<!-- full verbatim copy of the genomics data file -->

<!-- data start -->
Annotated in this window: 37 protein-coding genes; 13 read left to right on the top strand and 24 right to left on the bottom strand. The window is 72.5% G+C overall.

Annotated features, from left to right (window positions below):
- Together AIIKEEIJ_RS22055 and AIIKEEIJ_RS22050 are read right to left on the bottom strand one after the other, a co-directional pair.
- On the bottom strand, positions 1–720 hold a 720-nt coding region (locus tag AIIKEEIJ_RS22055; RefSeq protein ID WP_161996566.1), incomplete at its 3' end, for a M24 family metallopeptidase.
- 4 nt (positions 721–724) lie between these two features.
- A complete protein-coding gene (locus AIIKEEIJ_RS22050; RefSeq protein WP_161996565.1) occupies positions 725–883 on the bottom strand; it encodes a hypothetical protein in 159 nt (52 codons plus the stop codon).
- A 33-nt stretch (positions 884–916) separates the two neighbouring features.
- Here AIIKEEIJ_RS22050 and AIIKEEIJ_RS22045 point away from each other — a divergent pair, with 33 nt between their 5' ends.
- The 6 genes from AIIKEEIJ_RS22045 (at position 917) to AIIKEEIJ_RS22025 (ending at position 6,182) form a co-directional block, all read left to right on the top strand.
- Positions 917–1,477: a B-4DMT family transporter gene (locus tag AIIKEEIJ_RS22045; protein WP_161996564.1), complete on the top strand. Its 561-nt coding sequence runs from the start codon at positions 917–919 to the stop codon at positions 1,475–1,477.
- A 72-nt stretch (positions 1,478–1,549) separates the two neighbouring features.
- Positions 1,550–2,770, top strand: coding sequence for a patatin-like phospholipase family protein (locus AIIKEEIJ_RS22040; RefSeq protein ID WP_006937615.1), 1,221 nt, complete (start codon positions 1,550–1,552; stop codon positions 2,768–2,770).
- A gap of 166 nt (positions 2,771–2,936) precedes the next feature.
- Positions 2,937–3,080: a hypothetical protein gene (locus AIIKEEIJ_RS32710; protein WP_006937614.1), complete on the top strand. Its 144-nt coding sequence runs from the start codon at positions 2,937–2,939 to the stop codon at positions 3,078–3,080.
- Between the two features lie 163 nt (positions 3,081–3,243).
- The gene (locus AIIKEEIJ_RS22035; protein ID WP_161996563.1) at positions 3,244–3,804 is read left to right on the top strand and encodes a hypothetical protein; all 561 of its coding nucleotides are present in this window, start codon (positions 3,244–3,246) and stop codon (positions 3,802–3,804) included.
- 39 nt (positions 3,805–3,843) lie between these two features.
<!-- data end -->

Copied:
Annotated in this window: 37 protein-coding genes; 13 read left to right on the top strand and 24 right to left on the bottom strand. The window is 72.5% G+C overall.

Annotated features, from left to right (window positions below):
- Together AIIKEEIJ_RS22055 and AIIKEEIJ_RS22050 are read right to left on the bottom strand one after the other, a co-directional pair.
- On the bottom strand, positions 1–720 hold a 720-nt coding region (locus tag AIIKEEIJ_RS22055; RefSeq protein ID WP_161996566.1), incomplete at its 3' end, for a M24 family metallopeptidase.
- 4 nt (positions 721–724) lie between these two features.
- A complete protein-coding gene (locus AIIKEEIJ_RS22050; RefSeq protein WP_161996565.1) occupies positions 725–883 on the bottom strand; it encodes a hypothetical protein in 159 nt (52 codons plus the stop codon).
- A 33-nt stretch (positions 884–916) separates the two neighbouring features.
- Here AIIKEEIJ_RS22050 and AIIKEEIJ_RS22045 point away from each other — a divergent pair, with 33 nt between their 5' ends.
- The 6 genes from AIIKEEIJ_RS22045 (at position 917) to AIIKEEIJ_RS22025 (ending at position 6,182) form a co-directional block, all read left to right on the top strand.
- Positions 917–1,477: a B-4DMT family transporter gene (locus tag AIIKEEIJ_RS22045; protein WP_161996564.1), complete on the top strand. Its 561-nt coding sequence runs from the start codon at positions 917–919 to the stop codon at positions 1,475–1,477.
- A 72-nt stretch (positions 1,478–1,549) separates the two neighbouring features.
- Positions 1,550–2,770, top strand: coding sequence for a patatin-like phospholipase family protein (locus AIIKEEIJ_RS22040; RefSeq protein ID WP_006937615.1), 1,221 nt, complete (start codon positions 1,550–1,552; stop codon positions 2,768–2,770).
- A gap of 166 nt (positions 2,771–2,936) precedes the next feature.
- Positions 2,937–3,080: a hypothetical protein gene (locus AIIKEEIJ_RS32710; protein WP_006937614.1), complete on the top strand. Its 144-nt coding sequence runs from the start codon at positions 2,937–2,939 to the stop codon at positions 3,078–3,080.
- Between the two features lie 163 nt (positions 3,081–3,243).
- The gene (locus AIIKEEIJ_RS22035; protein ID WP_161996563.1) at positions 3,244–3,804 is read left to right on the top strand and encodes a hypothetical protein; all 561 of its coding nucleotides are present in this window, start codon (positions 3,244–3,246) and stop codon (positions 3,802–3,804) included.
- 39 nt (positions 3,805–3,843) lie between these two features.